The wildcard match provides the greatest amount of flexibility. Wildcards can be used to substitute a string of characters with a single *, or a single character with a single ?. For example, an SSID Blacklist wildcard rule may match the following text: ‘*12345’. If the MR detects an SSID broadcasting ‘Guest-12345’, then that SSID will be contained. If the rule is configured to match on ‘Guest-12?45’ and the MR detects an SSID broadcasting ‘Guest-12345’ or ‘Guest-12Z45’, then that SSID will also be contained.
Merely containing the SSID isn’t enough, though. Administrators often want to be cognizant of the rogue SSIDs that are being detected and secured by their MR access points. As such, if the administrator has configured email alerts or syslog in their Meraki Dashboard, they’ll stay apprised of their security rules in action.
Good News, You’re on the (White)List
Seemingly every other day, a new company is featured in the media as being the latest victim of a cybersecurity attack. Wireless networks are often considered the edge of the network infrastructure, the first line of defense in many cases. As a result, many administrators and security teams alike want to automatically contain rogue SSIDs seen on the LAN. While this grants the highest level of security enforcement, interoperability issues may arise when factoring in how often wireless display adapters and IoT devices connect to the network.
In the modern enterprise, HDMI cables are being replaced with Wi-Fi Direct adapters to make screen sharing and video streaming simple and intuitive. In the majority of instances, these Wi-Fi Direct devices (an adapter and client device, such as a PC, printer or remote) will often communicate on their own, freshly created wireless network. Sounds easy enough… except for one slight issue. This isn’t an SSID that’s broadcast by your MR access points, and in no time at all, deauthentication frames are being sent over the air in an effort to protect your devices from the suspected intruder. While the security team is rejoicing, the network administrator is still working to find a way to whitelist these devices so that security can be maintained with just enough flexibility for day-to-day employee operations. Enter the SSID Whitelist table:
The newly familiar faces are all here when it comes to the way that SSIDs can be matched to whitelist from containment. Exact matches, keyword, MAC, and wildcard can all be used. However, unlike the SSID Blacklist table, the whitelist table will not send email alerts or syslog messages when SSIDs are matched.
Alert, but Don’t Touch
There may be instances where administrators wish to be alerted when certain SSIDs are “seen” on the LAN or “heard” in the air, without taking any specific blacklist or whitelist actions. Using the same match conditions available for the SSID Blacklist and SSID Whitelist tables, alerting security rules may also be configured. These alerts will be sent via email and syslog alerts, if configured.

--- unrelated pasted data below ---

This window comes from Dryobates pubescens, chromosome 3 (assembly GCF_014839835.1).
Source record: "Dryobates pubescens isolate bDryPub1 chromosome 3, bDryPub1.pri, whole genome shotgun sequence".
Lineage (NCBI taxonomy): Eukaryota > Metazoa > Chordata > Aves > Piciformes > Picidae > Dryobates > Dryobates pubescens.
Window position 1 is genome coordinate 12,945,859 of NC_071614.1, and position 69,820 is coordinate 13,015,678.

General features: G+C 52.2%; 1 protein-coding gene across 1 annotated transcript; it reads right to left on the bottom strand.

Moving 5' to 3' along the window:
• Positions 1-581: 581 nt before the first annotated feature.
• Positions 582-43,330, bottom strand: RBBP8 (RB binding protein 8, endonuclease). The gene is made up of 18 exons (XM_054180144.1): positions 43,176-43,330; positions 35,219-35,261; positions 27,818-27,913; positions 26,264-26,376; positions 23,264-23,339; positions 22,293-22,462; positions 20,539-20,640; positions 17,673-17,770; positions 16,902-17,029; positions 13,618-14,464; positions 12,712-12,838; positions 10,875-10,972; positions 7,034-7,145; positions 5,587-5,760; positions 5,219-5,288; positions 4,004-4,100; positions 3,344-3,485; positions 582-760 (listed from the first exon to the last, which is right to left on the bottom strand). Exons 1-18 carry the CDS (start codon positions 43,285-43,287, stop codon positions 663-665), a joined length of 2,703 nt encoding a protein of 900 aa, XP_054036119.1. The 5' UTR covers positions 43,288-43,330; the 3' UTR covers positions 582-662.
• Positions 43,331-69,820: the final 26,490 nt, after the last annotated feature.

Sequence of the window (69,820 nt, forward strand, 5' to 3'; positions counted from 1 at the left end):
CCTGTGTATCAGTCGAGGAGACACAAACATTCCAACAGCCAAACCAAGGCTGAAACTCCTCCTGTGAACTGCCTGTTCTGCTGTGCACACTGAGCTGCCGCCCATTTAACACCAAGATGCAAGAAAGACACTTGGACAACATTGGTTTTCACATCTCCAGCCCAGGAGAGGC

In With the New
Security has been at the forefront of Meraki since the introduction of Air Marshal in 2012. With the latest enhancements made to Air Marshal, new security rules can be configured to match on a variety of conditions, enabling administrators to implement granular security policies that are flexible for the modern workplace. These new Air Marshal features encompass the rapid innovation made possible by the Meraki dashboard. The new Air Marshal enhancements are available free of charge for existing MR customers as part of a seamless Dashboard update. For the SSID whitelist and SSID alerting functionality, the MR network must be set to MR25.9 firmware or higher. Visit our documentation for more information on configuring Air Marshal.
Chris Gasaway, Director of Technology at Rockwall ISD, joined us on January 29th to share his experiences creating a secure network to support the growing trend of BYOD with students and faculty/staff. Rockwall ISD is an expanding school district just outside of Dallas, Texas with 2 high schools, 3 middle schools, and 12 elementary schools.
The district is comprised of families who are extremely mobile device friendly and expect the best in technology for their children. While the district has over 6,000 computers and over 4,000 iPads available for use in the schools, Chris wanted an environment where students could bring their own personal devices and connect to the school’s network.
Taking advantage of the numerous SSIDs, Chris created custom experiences depending on user type, shaping traffic and setting firewall rules as needed. In a few short mouse clicks, not only was the network secure and CIPA-compliant, but he can also make changes as needed based on new requirements or challenges. Chris now has deep, granular visibility into the devices, users, and applications on his network, with the ability to troubleshoot on the fly.
Check out the video from the webinar – see how Chris created a BYOD revolution at Rockwall ISD, encouraging the explosion of personal devices within the school system, while still maintaining control and network security.
We’re excited to announce that Cisco has announced its intent to acquire Meraki. After close, we’ll become Cisco’s new Cloud Networking Group. Our HQ will stay here in San Francisco, and the Meraki team will continue to focus on customer experience.